After Plaintiff's termination, she filed various documents with the EEOC. Defendant has submitted, and Plaintiff does not dispute the veracity of, the contents of her EEOC file. On an EEOC General Information Questionnaire, Plaintiff checked "Disability" and "Age" as her protected classes. In addition, she described her aneurysm, and surrounding circumstances, in an ADA Intake Questionnaire submitted to the EEOC. The questionnaires are stamped as received by the EEOC on March 23, 2006. A subsequent letter to Plaintiff from the EEOC dated April 28, 2006 asks Plaintiff to review charge forms and make any corrections, and states that the matter may be investigated under Title VII and the ADEA. Plaintiff's formal charge is signed and dated April 29, 2006; it was stamped received by the EEOC on May 2, 2006. In the formal charge, boxes indicating that "sex" and "age" were the bases for discrimination are checked; the box for "disability" is not checked. Additionally, the narrative in the formal charge describes only Plaintiff's allegations regarding gender and age discrimination, and names only Title VII and the ADEA. There is no mention of disability. The Notice of Charge of Discrimination issued to Defendant enclosed a copy of the charge, and indicates that the charge was under Title VII and the ADEA; a box provided for the ADA was not checked. Finally, the EEOC issued a Dismissal and Notice of Suit Rights, the so-called "right-to-sue letter," dated July 20, 2006, which refers to time limitations applicable to Title VII, the ADA, the ADEA, and the Equal Pay Act ("EPA").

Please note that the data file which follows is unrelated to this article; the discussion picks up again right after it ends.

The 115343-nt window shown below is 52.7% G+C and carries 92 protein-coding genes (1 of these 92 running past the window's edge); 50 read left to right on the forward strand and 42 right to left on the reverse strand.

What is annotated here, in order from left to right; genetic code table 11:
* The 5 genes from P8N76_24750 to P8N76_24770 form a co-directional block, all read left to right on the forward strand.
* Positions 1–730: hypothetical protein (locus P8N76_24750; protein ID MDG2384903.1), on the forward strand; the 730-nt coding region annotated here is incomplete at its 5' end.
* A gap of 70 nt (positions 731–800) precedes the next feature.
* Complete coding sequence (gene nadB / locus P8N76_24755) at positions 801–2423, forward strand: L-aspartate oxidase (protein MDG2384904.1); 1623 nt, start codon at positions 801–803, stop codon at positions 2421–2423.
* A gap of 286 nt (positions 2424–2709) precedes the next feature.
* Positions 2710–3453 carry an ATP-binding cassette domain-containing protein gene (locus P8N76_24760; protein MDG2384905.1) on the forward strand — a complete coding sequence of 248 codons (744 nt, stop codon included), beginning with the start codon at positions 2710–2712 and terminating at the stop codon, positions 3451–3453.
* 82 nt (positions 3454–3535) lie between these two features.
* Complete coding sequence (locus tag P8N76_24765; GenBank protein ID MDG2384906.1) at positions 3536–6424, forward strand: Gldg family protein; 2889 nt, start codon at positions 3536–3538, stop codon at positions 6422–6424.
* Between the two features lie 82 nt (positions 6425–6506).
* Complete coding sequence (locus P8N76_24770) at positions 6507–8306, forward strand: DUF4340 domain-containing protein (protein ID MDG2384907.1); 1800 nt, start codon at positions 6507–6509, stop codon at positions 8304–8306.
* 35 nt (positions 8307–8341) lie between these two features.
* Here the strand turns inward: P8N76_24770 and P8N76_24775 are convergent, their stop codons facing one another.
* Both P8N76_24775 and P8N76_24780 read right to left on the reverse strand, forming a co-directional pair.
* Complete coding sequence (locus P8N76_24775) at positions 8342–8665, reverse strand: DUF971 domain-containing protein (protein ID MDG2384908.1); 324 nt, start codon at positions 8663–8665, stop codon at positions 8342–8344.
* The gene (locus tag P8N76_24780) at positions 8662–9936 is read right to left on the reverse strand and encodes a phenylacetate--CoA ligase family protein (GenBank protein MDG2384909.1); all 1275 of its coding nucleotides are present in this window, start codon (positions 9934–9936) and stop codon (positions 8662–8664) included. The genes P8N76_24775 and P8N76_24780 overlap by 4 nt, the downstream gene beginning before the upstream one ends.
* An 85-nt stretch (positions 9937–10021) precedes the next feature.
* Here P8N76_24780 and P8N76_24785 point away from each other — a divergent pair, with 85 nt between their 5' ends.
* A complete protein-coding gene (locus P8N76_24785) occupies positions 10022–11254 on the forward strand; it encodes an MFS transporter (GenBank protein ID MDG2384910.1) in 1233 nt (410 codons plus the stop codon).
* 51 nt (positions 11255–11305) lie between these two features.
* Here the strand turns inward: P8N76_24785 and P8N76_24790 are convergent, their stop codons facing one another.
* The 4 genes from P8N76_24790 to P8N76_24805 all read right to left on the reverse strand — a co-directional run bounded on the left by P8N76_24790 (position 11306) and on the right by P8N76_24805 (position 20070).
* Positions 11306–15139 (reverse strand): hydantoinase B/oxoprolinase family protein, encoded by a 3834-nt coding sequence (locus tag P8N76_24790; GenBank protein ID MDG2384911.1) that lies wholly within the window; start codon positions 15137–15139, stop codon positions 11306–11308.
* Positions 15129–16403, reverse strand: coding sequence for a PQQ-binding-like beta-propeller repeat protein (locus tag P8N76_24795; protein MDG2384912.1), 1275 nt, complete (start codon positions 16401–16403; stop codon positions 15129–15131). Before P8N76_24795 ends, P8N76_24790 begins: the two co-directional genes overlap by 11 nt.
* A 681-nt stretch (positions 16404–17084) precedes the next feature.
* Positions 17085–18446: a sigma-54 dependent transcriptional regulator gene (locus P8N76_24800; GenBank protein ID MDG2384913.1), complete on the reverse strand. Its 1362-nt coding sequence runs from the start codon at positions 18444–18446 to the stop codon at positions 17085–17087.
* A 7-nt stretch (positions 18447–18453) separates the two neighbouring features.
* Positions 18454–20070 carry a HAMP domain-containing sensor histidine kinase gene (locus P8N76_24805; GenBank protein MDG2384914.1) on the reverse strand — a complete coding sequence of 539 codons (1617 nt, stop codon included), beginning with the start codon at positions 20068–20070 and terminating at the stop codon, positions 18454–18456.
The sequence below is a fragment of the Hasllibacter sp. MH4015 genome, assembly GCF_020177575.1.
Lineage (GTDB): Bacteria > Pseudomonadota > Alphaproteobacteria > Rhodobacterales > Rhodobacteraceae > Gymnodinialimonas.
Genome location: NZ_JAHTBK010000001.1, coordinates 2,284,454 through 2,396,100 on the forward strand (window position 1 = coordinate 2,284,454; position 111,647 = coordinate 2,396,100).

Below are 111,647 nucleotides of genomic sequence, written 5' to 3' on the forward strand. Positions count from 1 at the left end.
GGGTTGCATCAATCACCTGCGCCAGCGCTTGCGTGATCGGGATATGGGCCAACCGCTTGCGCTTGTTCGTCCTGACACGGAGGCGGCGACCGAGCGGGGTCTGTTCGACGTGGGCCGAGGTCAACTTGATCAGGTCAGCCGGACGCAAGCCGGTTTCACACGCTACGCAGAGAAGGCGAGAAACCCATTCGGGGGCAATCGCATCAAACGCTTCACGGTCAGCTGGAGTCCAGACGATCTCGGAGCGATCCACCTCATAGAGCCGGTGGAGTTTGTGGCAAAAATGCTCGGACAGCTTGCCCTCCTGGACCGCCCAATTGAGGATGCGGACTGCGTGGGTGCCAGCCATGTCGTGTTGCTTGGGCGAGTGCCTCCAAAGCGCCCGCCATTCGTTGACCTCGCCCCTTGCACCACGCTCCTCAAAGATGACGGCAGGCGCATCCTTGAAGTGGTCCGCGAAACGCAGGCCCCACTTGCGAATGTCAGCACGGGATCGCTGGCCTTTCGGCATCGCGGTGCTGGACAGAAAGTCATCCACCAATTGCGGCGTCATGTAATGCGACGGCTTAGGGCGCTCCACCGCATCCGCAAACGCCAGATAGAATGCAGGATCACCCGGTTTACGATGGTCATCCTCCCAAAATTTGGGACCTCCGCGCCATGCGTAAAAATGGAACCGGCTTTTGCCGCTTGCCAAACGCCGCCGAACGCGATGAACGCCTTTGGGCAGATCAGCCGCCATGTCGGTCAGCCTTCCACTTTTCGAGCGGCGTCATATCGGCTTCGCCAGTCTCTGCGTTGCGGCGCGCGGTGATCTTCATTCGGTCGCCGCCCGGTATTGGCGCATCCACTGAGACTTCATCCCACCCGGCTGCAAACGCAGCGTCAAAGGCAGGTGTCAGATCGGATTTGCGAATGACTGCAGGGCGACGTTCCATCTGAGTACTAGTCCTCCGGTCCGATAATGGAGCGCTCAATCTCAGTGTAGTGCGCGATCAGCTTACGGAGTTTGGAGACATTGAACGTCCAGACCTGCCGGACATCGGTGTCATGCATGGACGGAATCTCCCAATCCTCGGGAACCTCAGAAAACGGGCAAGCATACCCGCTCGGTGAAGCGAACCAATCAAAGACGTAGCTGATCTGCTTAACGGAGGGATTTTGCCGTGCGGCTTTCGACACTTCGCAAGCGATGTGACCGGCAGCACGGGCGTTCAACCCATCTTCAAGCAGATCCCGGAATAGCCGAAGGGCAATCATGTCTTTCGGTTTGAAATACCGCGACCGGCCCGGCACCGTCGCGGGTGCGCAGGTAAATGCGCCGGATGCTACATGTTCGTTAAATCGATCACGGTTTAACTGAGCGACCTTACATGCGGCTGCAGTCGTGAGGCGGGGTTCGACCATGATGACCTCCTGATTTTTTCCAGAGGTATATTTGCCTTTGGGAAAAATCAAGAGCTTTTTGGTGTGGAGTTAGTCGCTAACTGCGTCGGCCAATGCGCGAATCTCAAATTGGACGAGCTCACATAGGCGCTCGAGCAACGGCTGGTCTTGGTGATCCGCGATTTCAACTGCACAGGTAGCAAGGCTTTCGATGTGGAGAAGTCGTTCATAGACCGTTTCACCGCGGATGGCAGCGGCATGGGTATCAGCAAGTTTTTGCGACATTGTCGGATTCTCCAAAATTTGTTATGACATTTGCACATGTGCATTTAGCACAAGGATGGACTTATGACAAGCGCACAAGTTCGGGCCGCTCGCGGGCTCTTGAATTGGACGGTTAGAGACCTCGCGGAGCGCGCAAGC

II. Applicable Standards

Summary judgment shall be granted if the pleadings, depositions, answers to interrogatories, and admissions on file, together with the affidavits, if any, show that there is no genuine issue of material fact and that the moving party is entitled to judgment as a matter of law. Fed. R. Civ. P. 56(c). In considering a motion for summary judgment, the Court must examine the facts in a light most favorable to the party opposing the motion. International Raw Materials, Ltd. V. Stauffer Chem . Co., 898 F. 2d 946, 949 (3d Cir. 1990). The moving party bears the burden of demonstrating the absence of any genuine issues of material fact. United States v. Onmicare, Inc., 382 F. 3d 432 (3d Cir. 2004). Rule 56, however, mandates the entry of judgment against a party who fails to make a showing sufficient to ...